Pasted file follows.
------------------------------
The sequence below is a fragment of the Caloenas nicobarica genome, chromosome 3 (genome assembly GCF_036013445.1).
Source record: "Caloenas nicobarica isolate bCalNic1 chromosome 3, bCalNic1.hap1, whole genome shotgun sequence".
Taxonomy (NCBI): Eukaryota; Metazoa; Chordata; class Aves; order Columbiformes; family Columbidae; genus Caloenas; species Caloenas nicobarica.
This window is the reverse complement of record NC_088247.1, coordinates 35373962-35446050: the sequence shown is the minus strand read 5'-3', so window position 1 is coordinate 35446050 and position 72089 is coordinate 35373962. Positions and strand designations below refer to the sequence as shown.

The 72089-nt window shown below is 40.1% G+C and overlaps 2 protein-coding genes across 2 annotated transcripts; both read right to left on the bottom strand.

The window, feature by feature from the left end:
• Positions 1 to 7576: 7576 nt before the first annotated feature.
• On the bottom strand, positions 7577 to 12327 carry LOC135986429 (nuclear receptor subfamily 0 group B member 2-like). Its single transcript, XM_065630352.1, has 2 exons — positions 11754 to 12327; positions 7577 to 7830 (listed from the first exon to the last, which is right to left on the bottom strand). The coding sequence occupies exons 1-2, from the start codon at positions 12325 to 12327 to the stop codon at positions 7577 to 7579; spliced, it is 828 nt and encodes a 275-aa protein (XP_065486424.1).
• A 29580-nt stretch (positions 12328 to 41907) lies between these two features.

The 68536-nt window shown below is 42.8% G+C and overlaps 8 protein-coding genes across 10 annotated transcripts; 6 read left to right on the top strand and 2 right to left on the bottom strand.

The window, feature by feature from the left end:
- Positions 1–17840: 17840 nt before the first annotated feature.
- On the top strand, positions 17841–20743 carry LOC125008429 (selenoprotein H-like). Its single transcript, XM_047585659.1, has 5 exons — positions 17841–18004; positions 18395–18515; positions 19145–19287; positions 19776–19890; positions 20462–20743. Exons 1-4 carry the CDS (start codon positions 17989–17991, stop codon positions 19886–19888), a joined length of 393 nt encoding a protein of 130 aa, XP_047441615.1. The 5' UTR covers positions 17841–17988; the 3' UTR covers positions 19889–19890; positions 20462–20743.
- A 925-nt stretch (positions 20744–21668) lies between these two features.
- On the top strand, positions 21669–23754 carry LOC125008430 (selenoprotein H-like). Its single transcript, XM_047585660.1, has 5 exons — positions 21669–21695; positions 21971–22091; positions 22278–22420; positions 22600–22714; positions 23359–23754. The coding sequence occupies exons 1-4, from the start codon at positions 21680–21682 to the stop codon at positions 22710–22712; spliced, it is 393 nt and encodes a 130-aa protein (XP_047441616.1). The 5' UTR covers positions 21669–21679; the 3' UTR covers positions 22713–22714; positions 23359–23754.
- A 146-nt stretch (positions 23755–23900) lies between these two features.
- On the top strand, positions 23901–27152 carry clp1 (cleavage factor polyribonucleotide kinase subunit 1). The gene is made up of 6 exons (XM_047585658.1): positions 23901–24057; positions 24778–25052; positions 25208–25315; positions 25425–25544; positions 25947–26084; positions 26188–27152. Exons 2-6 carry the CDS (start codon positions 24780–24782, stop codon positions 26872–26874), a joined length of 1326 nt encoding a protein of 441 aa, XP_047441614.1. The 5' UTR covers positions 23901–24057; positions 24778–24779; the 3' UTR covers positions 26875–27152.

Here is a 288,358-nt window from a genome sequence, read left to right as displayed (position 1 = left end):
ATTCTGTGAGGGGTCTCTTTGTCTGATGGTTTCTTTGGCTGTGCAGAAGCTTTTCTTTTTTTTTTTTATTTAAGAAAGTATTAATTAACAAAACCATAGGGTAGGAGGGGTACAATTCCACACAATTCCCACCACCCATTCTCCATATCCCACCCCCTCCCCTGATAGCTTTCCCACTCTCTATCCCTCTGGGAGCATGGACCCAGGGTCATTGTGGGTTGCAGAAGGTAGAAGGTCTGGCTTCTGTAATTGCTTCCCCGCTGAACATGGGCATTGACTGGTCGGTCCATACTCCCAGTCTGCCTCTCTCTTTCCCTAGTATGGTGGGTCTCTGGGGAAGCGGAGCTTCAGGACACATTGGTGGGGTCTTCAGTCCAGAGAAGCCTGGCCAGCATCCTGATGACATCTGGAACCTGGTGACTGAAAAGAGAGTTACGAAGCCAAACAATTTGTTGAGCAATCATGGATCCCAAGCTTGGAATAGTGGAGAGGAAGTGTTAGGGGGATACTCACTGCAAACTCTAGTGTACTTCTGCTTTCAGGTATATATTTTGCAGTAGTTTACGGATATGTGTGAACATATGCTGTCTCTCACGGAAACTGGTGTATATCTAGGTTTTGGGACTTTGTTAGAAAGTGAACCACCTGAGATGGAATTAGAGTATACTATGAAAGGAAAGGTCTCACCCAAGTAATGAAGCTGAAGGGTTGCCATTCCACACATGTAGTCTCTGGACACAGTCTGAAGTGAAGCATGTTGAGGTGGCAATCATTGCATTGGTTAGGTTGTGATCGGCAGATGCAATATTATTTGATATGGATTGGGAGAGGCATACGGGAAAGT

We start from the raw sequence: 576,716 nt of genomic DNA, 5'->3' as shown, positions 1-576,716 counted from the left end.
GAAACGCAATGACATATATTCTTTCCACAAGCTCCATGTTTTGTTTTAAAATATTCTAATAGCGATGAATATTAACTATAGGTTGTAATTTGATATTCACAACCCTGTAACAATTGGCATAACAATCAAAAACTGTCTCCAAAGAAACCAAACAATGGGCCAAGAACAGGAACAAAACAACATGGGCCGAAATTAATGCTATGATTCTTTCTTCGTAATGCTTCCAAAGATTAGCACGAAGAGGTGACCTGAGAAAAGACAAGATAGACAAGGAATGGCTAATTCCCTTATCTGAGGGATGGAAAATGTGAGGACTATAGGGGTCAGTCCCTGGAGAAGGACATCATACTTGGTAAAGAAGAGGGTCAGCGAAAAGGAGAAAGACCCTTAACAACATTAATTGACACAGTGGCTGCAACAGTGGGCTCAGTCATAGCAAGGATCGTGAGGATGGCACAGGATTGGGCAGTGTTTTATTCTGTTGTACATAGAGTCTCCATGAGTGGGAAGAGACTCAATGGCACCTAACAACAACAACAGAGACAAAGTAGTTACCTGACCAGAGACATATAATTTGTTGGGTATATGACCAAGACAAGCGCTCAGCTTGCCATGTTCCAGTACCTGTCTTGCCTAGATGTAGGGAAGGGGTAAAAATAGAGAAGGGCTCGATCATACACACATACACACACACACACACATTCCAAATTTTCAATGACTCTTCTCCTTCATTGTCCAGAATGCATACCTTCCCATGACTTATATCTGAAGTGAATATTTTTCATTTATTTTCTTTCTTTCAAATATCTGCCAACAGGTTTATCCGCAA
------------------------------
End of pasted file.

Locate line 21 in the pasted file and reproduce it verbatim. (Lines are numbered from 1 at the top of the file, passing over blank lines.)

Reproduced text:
GAAACGCAATGACATATATTCTTTCCACAAGCTCCATGTTTTGTTTTAAAATATTCTAATAGCGATGAATATTAACTATAGGTTGTAATTTGATATTCACAACCCTGTAACAATTGGCATAACAATCAAAAACTGTCTCCAAAGAAACCAAACAATGGGCCAAGAACAGGAACAAAACAACATGGGCCGAAATTAATGCTATGATTCTTTCTTCGTAATGCTTCCAAAGATTAGCACGAAGAGGTGACCTGAGAAAAGACAAGATAGACAAGGAATGGCTAATTCCCTTATCTGAGGGATGGAAAATGTGAGGACTATAGGGGTCAGTCCCTGGAGAAGGACATCATACTTGGTAAAGAAGAGGGTCAGCGAAAAGGAGAAAGACCCTTAACAACATTAATTGACACAGTGGCTGCAACAGTGGGCTCAGTCATAGCAAGGATCGTGAGGATGGCACAGGATTGGGCAGTGTTTTATTCTGTTGTACATAGAGTCTCCATGAGTGGGAAGAGACTCAATGGCACCTAACAACAACAACAGAGACAAAGTAGTTACCTGACCAGAGACATATAATTTGTTGGGTATATGACCAAGACAAGCGCTCAGCTTGCCATGTTCCAGTACCTGTCTTGCCTAGATGTAGGGAAGGGGTAAAAATAGAGAAGGGCTCGATCATACACACATACACACACACACACACATTCCAAATTTTCAATGACTCTTCTCCTTCATTGTCCAGAATGCATACCTTCCCATGACTTATATCTGAAGTGAATATTTTTCATTTATTTTCTTTCTTTCAAATATCTGCCAACAGGTTTATCCGCAA